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The Benefits of Dialectical Behaviour Therapy

Dialectical behaviour therapy, or DBT, is an innovative psychotherapy that was developed in the 1980s by psychologists Marsha Linehan and Valerie Porr. Because of its success at treating patients with suicidal tendencies and other mental health issues like borderline personality disorder, it has grown in popularity in recent years as both a therapy method and a treatment strategy for addiction recovery. 

What is DBT?

Dialectical behaviour therapy (DBT) is a skills-based treatment that’s helpful for individuals with borderline personality disorder and other mental health conditions. It helps patients change their responses to upsetting thoughts, feelings, and situations in order to avoid self-destructive behaviours. DBT teaches emotion regulation, distress tolerance, and interpersonal effectiveness; it also teaches skills such as how to ask for what you need and how to regulate your emotions when confronted with a challenging situation. Like most evidence-based treatments, DBT was developed through clinical trials that compared it with existing therapies; its creators found that people who went through DBT showed greater improvement than those who did not—in fact, they found that nearly 80 percent of participants no longer met diagnostic criteria after treatment.

Mindfulness in DBT

Mindfulness is a skill used to assist with emotion regulation, distress tolerance and interpersonal effectiveness. By teaching individuals how to be mindful, DBT helps people recognize unhelpful habits in their thinking, feeling, and behaving. Individuals who engage in mindfulness exercises may be better able to cope with intense emotions without acting on them or overreacting. For instance, one DBT exercise involves learning how to monitor your body sensations by simply paying attention to what your body feels like as you breathe slowly in and out.

Emotion Regulation in DBT

The primary goal of dialectical behaviour therapy (DBT) is to help people learn to regulate emotions, instead of avoiding or over-reacting to them. The treatment has its roots in Zen Buddhism and Eastern philosophy; it incorporates mindfulness techniques, which are used to increase self-awareness and acceptance of thoughts and feelings. When a situation occurs that triggers an intense emotional response, individuals enrolled in DBT are encouraged to pause, observe their thoughts and feelings in real time and choose healthier responses.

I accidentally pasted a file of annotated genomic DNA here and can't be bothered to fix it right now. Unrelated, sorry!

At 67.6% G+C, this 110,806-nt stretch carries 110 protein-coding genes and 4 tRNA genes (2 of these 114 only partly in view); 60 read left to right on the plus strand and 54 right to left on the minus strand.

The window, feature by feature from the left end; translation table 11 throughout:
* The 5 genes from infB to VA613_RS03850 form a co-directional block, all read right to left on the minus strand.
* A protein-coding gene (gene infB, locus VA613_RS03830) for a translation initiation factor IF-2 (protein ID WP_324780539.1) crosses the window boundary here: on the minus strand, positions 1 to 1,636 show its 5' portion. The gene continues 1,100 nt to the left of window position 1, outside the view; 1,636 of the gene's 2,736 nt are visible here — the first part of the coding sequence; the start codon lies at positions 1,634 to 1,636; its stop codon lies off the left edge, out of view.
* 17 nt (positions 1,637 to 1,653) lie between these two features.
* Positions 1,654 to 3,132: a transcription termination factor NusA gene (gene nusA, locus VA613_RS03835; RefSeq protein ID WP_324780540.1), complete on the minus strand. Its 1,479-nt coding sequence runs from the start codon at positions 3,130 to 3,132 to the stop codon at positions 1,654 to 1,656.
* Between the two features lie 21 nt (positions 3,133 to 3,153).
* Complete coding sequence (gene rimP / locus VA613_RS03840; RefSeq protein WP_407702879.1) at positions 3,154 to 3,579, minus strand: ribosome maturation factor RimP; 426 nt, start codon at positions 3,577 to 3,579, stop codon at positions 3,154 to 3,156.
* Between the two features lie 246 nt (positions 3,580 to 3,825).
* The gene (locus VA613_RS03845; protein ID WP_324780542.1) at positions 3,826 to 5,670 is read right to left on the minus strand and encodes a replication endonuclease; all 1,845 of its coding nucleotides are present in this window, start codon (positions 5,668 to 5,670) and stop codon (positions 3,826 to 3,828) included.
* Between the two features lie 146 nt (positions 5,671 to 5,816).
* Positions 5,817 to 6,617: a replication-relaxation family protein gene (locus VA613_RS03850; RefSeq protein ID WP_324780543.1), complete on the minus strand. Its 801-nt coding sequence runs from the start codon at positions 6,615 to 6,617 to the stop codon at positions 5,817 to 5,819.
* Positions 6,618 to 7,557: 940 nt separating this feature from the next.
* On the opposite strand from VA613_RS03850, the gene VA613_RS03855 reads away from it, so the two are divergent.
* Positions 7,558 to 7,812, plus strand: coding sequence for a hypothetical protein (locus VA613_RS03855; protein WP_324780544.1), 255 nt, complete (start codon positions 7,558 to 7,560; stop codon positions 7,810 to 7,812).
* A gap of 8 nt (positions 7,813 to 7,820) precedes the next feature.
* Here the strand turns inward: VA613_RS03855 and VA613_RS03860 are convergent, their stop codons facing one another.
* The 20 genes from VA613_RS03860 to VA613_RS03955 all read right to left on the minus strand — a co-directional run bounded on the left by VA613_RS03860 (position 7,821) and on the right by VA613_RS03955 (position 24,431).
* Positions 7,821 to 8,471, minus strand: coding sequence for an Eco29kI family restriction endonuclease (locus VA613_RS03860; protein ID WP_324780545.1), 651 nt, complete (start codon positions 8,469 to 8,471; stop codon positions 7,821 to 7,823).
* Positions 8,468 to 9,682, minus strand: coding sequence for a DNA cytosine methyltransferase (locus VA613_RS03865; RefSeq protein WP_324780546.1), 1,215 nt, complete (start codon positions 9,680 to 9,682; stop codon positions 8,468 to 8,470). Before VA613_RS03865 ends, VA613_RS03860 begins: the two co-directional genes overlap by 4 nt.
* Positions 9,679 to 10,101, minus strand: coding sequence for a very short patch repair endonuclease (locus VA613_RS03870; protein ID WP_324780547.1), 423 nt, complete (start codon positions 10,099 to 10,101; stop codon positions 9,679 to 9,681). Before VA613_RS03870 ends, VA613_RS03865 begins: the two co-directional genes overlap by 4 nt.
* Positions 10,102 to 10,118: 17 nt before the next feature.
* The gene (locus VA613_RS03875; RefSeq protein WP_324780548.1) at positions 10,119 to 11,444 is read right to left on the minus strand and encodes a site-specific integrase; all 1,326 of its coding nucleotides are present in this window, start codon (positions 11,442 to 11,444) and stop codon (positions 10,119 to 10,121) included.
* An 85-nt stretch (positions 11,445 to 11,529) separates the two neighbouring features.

Distress Tolerance in DBT

In DBT, distress tolerance refers to a person’s ability to tolerate emotional discomfort, including anxiety and negative mood. The goal of DBT is not to eliminate distress but rather to build up your tolerance levels so that you can work through it effectively. To do so, you must first identify what’s causing your feelings and make it manageable by breaking down overwhelming situations into more easily managed pieces.  You might also try relaxation techniques such as deep breathing or meditation. If these don’t help, consider seeking professional help from a therapist or counsellor who specializes in helping people with BPD.

Interpersonal Effectiveness in DBT

Those suffering from BPD often struggle with many interpersonal relationships and end up isolating themselves. Part of learning to live with BPD is learning how to better deal with interpersonal interactions. Interpersonal effectiveness (IE) is a skill taught in DBT. It involves responding appropriately and effectively to other people, rather than reacting emotionally or inappropriately, which can lead to isolation and unnecessary conflict.

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